As an interesting aside: Looking through old regional references to ore deposits (these references included), we can note that in many mining districts the local colors terms used for particular deposits sometimes aslo differentiated the quality of ore. A very useful reference for miners and managers who were actively exploiting these variable deposits and something I think might also be good to include in the references here (though it may be impractical to do so thoroughly, perhaps just a few observations at more noted localities).

The description pages for most of these old terms here on mindat are very much lacking. Members here seem reluctant to flesh out these pages or provide photo references for them. I understand a glossary of terms is currently in the works here at mindat. Once completed, perhaps it would be best for searches of such terms be directed there, rather than have individual mineral pages? I can envision edits and updates to the glossary alone will invariably lead to notably conflicting data being presented here somewhere down the road.


MRH

A latter thought: Is it possible to link the entries and edits of the glossary of terms to use as the description text on the corresponding mineral pages in these cases?



Edited 2 time(s). Last edit at 05/20/2012 03:51PM by Mark Heintzelman.
avatar Re: Hematite needle ore
May 20, 2012 03:59PM
    
Pencil ore-

from the facility which it splits into long fragments, which are sometimes used for marking sandstones.

[books.google.com]

hard ore with conical fractures. Sometimes used as burnishers.

[books.google.com]
avatar Re: Hematite needle ore
May 20, 2012 04:52PM
    
Thanks David!
Blast ore and "ruddle", two additional terms I've not crossed paths with before! :)

I once tried to research and determine what exact mineral and quality thereof were actually being referred to by the wildly variable nomenclature used in the historical accounts of local spar industry here in PA. More head pain than head way on that account. I finally came to the conclusion in this case that these were more marketing terms than mining ones, and that "dental Spar" here may be an entirely different mineral than what was available and being exploited for such purposes somewhere else. :)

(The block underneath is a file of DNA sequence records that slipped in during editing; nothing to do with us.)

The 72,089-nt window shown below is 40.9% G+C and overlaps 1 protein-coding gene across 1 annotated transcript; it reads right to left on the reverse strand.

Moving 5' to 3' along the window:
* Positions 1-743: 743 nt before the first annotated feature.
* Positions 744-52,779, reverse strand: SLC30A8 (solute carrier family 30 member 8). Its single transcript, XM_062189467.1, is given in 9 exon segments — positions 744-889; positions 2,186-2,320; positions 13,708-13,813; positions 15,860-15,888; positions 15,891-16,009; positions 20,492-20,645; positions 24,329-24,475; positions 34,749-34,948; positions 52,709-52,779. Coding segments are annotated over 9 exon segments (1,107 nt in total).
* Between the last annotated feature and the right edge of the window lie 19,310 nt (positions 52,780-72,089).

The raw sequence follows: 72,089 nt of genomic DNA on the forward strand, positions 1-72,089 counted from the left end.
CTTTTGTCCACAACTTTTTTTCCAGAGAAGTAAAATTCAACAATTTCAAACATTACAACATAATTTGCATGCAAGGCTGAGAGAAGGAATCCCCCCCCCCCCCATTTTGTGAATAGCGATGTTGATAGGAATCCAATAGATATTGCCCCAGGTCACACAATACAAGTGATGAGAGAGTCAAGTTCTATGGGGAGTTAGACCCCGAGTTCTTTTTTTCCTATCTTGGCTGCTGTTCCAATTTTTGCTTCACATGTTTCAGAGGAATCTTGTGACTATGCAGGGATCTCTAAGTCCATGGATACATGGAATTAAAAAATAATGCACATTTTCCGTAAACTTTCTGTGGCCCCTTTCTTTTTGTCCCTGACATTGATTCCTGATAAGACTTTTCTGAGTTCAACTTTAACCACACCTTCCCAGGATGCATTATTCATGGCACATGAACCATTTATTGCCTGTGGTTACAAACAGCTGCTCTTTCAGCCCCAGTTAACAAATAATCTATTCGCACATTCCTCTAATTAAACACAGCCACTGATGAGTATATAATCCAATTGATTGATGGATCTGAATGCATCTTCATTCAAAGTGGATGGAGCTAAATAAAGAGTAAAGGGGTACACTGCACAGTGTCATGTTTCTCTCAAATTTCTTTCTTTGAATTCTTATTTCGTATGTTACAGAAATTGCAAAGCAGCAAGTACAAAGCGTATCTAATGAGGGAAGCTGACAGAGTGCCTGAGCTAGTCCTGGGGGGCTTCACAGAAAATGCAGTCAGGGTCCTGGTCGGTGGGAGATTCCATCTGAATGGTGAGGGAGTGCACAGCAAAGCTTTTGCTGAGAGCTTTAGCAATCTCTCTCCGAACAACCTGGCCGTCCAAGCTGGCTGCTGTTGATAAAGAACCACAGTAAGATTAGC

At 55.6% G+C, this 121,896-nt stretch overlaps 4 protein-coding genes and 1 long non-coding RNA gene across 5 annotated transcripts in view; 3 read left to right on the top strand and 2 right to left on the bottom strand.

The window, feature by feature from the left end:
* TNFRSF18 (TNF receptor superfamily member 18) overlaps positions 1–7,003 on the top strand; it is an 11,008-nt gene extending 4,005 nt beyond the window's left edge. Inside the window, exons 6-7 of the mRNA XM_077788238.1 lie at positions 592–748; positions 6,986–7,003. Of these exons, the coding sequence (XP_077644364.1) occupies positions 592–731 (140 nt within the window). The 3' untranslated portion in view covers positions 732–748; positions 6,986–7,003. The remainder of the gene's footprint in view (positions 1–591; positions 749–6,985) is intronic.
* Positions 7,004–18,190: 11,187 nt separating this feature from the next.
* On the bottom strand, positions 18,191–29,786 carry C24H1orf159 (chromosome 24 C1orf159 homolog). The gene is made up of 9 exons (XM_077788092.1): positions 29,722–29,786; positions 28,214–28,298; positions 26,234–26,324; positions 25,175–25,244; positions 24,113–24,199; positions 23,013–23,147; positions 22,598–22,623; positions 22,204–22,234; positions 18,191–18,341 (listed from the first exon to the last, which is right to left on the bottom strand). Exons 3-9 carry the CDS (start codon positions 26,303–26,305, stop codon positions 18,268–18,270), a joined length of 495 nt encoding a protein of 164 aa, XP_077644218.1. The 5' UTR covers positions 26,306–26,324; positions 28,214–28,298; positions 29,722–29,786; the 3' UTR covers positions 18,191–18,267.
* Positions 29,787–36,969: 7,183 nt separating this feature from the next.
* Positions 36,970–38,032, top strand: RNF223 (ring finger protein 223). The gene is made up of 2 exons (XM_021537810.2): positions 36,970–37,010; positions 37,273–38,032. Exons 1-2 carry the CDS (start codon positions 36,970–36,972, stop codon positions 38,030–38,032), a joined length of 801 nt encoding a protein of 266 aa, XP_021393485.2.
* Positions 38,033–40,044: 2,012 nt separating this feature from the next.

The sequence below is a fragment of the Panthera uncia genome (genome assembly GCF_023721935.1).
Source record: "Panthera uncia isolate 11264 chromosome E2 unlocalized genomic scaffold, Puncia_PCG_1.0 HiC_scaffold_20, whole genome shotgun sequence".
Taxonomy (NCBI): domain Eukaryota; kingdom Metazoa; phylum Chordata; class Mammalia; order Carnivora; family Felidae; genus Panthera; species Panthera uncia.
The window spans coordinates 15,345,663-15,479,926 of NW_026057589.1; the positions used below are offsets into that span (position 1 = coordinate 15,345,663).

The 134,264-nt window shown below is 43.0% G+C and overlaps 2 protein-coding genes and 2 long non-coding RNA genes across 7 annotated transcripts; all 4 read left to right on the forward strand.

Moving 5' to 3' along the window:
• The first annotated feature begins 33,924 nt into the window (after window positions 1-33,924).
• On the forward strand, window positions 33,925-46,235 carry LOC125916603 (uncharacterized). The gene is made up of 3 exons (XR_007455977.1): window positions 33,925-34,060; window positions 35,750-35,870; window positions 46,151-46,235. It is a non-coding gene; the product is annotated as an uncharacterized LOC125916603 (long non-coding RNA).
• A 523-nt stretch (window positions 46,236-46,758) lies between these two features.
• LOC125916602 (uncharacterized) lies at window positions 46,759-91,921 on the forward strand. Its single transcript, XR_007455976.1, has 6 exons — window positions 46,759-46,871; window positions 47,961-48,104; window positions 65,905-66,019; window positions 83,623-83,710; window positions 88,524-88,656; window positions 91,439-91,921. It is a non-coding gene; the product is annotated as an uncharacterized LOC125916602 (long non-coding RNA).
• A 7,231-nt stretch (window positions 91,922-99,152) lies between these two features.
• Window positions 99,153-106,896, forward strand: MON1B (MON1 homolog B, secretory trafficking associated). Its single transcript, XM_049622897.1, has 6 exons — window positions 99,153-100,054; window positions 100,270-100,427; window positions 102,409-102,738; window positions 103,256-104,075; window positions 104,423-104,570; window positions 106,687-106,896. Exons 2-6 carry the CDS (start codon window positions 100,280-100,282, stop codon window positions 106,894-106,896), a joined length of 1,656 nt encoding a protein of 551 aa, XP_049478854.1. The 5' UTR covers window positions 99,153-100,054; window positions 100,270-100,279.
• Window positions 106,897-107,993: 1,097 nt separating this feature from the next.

MRH



Edited 1 time(s). Last edit at 05/20/2012 05:05PM by Mark Heintzelman.
avatar Re: Hematite needle ore
May 20, 2012 05:28PM
    
I forgot to mention that the miners that formerly worked the gypsum quarries and underground gypsum mines under my home town in Michigan (the Grand Rapids area) used the term "pencil ore" to describe the rather columnar gypsum specimens found in the area. The gypsum on these varieties easily splits apart into individual "pencils" and this type of gypsum was quite common in the area. Quarries were worked in Grand Rapids and Grandville (all under water now) and underground mines were operated in Grand Rapids, Kentwood and Wyoming (my home town) until fairly recently. One mine is still accessible to collectors in Wyoming and good specimens of carving-grade alabaster, pencil ore gypsum and gypsum crystals can still be found. The mine is used as a cold storage facility and underground data security center and the owners graciously allow clubs in (for a very small fee) to collect in the old tunnels.
avatar Re: Hematite needle ore
May 21, 2012 11:37AM
Our glossary has had added to it more comprehensive definitions of needle ore.

Rock Currier
Crystals not pistols.
avatar Re: Hematite needle ore
May 21, 2012 12:00PM
Pencil ore has now been added to our glossary. We need a link to a reference page where the full reference refereed to in our glossary entries can be looked up. It is a real pain in the ass to type in the full reference after every entry.

Rock Currier
Crystals not pistols.
Re: Hematite needle ore
May 21, 2012 03:10PM
    
Thanks, all. Needle-ore is now a synonym of both aikinite and hematite. I have added this thread as a ref.